Tiger beer's failed attempt at guerrilla marketing

On 2 March 2015, blogger Jerome Lim wrote a post called “Stumbling upon a Tiger’s lair”. In this post he describes coming across a lair in Mount Faber which had a wooden crate which was filled with old Tiger Beer bottles and cans.

Lim wrote: “The dust-covered wooden box appears to have been left undisturbed for a number of years. There’s a large Tiger logo printed on one side. The contents of the crate seem intriguing. Among them are a number of newspaper clippings and photographs, a Paul Cheong vinyl record, as well as a Kodak Brownie camera of perhaps 1950s/1960s vintage. These provide clues as to the crate’s age."

He added: “It’s hard to say where the crate came from, or who put it there. Perhaps it was abandoned or left by mistake."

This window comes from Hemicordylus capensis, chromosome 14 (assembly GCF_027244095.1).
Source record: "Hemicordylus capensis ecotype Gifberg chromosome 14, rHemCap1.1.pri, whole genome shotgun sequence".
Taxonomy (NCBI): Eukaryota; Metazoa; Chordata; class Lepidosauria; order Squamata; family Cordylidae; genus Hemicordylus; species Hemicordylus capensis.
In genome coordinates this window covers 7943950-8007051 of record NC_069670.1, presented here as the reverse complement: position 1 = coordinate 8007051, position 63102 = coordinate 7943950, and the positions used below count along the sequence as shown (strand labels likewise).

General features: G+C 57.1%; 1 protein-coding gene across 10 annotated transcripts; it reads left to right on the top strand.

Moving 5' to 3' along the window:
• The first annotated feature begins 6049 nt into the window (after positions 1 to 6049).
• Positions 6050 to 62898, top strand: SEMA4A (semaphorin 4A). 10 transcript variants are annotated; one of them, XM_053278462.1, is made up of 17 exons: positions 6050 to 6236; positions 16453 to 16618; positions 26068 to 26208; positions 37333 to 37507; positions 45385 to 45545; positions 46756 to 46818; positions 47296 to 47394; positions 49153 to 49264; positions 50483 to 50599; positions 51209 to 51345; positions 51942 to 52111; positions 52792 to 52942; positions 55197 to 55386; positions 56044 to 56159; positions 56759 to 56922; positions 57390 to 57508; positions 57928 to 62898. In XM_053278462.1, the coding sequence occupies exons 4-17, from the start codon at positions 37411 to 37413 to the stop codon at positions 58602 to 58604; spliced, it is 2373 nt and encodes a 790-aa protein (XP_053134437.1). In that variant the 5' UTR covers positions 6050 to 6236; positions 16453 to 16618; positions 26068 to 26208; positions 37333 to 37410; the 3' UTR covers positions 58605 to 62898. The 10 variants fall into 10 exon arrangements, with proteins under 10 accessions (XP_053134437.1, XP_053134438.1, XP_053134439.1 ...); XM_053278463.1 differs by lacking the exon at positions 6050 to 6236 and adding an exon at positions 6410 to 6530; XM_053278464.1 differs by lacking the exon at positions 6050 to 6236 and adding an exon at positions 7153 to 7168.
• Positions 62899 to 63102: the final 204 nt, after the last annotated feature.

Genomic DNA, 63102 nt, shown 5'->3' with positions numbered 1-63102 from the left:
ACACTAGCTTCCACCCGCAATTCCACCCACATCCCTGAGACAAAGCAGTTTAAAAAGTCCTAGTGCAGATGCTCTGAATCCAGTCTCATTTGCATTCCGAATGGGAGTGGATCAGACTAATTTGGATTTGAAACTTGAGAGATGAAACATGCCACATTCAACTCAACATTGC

These are some of the pictures and a video he posted:

[gallery link="file" ids="88238,88239,88240,88241,88242,88243"]


Soon after the post was published, several netizens took to commenting on the post saying that it was clearly a publicity stunt.

One user said “Good effort, but it just seems a little too convenient for Tiger Beer to drop in an SG50 campaign. Plus, they bought YouTube pre-roll pushes for your video.”

Another user said: “This seems like an amazing find, but the bottle is a giveaway. It was always gold foil or no foil until recent years, not silver foil. And if the find is as old as is claimed, the bottle shape would be different as well.”

Responding to the allegations, Tiger Beer told The Straits Times that while it had not alerted Lim to the site, this was in fact a publicity stunt. It added that this was done to promote the beer brand rolling out limited-edition adaptations of its cans in its iconic 1965 design on March 16 as part of its Singapore golden jubilee celebrations.

Marketing has reached out to Tiger Beer for a comment for more details on the PR stunt.

(Photo Courtesy: The Long Winding Road)